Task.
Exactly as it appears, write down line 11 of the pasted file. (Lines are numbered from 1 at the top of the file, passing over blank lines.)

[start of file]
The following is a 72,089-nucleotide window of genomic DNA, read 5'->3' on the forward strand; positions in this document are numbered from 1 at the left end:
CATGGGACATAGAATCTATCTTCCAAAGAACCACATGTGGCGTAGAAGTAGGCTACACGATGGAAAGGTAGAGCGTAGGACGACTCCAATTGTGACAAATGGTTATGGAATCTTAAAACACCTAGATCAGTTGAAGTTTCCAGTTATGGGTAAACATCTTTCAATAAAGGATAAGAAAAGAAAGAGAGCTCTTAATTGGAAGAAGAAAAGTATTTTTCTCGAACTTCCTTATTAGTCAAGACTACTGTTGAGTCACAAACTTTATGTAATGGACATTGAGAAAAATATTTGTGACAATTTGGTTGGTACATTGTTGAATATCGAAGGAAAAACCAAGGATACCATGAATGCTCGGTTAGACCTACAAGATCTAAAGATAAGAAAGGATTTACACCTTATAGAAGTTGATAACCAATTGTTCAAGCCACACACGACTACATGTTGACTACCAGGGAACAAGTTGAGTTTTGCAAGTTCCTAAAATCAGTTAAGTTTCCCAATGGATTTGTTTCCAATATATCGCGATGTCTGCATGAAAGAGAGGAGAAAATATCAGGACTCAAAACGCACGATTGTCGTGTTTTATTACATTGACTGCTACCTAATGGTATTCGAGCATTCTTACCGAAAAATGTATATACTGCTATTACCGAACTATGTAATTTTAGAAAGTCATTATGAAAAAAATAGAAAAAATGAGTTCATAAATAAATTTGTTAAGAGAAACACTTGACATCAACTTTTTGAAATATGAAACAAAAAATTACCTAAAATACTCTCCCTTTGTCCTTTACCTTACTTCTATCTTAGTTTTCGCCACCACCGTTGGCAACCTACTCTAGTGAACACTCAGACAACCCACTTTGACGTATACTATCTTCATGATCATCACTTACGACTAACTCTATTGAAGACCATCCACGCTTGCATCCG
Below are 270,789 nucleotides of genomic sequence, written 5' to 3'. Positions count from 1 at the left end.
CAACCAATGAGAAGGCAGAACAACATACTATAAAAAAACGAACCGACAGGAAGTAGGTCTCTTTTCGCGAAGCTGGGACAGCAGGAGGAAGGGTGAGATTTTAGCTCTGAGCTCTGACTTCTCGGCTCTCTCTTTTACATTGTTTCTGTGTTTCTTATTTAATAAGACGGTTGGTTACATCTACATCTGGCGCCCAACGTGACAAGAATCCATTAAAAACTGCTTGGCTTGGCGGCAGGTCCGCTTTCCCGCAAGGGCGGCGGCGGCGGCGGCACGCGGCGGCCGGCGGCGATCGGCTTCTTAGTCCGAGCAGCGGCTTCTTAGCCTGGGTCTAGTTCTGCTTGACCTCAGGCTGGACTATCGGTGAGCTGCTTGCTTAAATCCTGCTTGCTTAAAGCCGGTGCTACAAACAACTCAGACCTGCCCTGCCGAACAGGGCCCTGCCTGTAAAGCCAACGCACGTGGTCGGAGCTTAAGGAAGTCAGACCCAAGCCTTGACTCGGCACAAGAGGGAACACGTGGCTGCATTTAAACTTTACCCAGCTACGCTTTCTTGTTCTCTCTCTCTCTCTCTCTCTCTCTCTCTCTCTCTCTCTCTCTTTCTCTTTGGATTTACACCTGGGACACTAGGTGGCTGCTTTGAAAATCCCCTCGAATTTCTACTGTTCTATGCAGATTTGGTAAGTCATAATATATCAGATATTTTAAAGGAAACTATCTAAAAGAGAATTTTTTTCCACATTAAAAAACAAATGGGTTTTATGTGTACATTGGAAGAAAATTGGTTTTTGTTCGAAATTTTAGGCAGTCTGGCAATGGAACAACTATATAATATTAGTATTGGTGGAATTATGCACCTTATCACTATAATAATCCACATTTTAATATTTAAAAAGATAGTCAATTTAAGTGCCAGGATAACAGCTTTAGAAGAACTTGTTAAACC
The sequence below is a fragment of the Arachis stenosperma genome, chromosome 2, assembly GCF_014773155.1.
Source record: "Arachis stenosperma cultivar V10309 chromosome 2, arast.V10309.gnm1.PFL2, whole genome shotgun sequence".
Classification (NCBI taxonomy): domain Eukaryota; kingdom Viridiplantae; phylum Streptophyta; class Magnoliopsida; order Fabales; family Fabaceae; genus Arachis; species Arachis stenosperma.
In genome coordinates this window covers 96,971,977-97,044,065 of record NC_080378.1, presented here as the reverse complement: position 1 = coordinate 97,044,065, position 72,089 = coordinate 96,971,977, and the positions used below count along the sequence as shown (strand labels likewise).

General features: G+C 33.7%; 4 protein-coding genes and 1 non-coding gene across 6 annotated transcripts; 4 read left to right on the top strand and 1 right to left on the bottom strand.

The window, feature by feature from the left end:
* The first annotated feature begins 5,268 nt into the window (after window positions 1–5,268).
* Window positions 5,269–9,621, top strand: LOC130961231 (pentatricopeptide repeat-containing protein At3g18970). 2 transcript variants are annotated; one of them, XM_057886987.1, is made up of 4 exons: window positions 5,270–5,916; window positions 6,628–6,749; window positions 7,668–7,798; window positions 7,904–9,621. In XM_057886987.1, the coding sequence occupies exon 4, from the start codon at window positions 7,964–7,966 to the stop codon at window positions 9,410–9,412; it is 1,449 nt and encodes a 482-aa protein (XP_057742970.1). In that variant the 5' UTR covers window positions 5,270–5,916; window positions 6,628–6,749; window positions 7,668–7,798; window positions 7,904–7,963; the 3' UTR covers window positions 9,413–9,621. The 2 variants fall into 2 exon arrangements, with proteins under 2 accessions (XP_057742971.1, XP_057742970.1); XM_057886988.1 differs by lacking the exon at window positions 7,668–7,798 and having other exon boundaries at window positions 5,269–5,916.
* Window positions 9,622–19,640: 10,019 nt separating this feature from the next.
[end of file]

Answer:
* The first annotated feature begins 5,268 nt into the window (after window positions 1–5,268).